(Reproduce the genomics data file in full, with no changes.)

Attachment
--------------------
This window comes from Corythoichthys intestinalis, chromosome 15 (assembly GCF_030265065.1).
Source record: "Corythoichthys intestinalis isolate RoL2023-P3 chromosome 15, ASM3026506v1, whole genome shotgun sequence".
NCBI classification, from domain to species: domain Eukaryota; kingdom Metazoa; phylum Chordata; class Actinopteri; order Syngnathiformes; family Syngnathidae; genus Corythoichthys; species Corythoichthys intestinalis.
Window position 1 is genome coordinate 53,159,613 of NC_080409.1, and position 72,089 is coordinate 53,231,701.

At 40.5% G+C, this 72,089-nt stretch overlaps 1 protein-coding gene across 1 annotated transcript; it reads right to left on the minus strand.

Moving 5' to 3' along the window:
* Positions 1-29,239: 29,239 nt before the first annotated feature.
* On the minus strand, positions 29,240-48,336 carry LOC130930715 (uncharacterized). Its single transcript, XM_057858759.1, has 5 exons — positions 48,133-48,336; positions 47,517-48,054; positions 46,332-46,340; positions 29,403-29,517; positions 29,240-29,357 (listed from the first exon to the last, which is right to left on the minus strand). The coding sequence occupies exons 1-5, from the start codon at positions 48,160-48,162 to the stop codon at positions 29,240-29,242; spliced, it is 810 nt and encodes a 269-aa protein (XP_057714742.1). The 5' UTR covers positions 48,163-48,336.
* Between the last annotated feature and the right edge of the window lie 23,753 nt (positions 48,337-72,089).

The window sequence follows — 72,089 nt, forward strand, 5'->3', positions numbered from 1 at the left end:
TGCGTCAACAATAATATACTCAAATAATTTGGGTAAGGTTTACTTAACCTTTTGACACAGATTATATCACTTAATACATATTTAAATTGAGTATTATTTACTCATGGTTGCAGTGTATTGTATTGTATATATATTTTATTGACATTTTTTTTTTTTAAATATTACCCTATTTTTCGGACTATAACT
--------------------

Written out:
This window comes from Corythoichthys intestinalis, chromosome 15 (assembly GCF_030265065.1).
Source record: "Corythoichthys intestinalis isolate RoL2023-P3 chromosome 15, ASM3026506v1, whole genome shotgun sequence".
NCBI classification, from domain to species: domain Eukaryota; kingdom Metazoa; phylum Chordata; class Actinopteri; order Syngnathiformes; family Syngnathidae; genus Corythoichthys; species Corythoichthys intestinalis.
Window position 1 is genome coordinate 53,159,613 of NC_080409.1, and position 72,089 is coordinate 53,231,701.

At 40.5% G+C, this 72,089-nt stretch overlaps 1 protein-coding gene across 1 annotated transcript; it reads right to left on the minus strand.

Moving 5' to 3' along the window:
* Positions 1-29,239: 29,239 nt before the first annotated feature.
* On the minus strand, positions 29,240-48,336 carry LOC130930715 (uncharacterized). Its single transcript, XM_057858759.1, has 5 exons — positions 48,133-48,336; positions 47,517-48,054; positions 46,332-46,340; positions 29,403-29,517; positions 29,240-29,357 (listed from the first exon to the last, which is right to left on the minus strand). The coding sequence occupies exons 1-5, from the start codon at positions 48,160-48,162 to the stop codon at positions 29,240-29,242; spliced, it is 810 nt and encodes a 269-aa protein (XP_057714742.1). The 5' UTR covers positions 48,163-48,336.
* Between the last annotated feature and the right edge of the window lie 23,753 nt (positions 48,337-72,089).

The window sequence follows — 72,089 nt, forward strand, 5'->3', positions numbered from 1 at the left end:
TGCGTCAACAATAATATACTCAAATAATTTGGGTAAGGTTTACTTAACCTTTTGACACAGATTATATCACTTAATACATATTTAAATTGAGTATTATTTACTCATGGTTGCAGTGTATTGTATTGTATATATATTTTATTGACATTTTTTTTTTTTAAATATTACCCTATTTTTCGGACTATAACT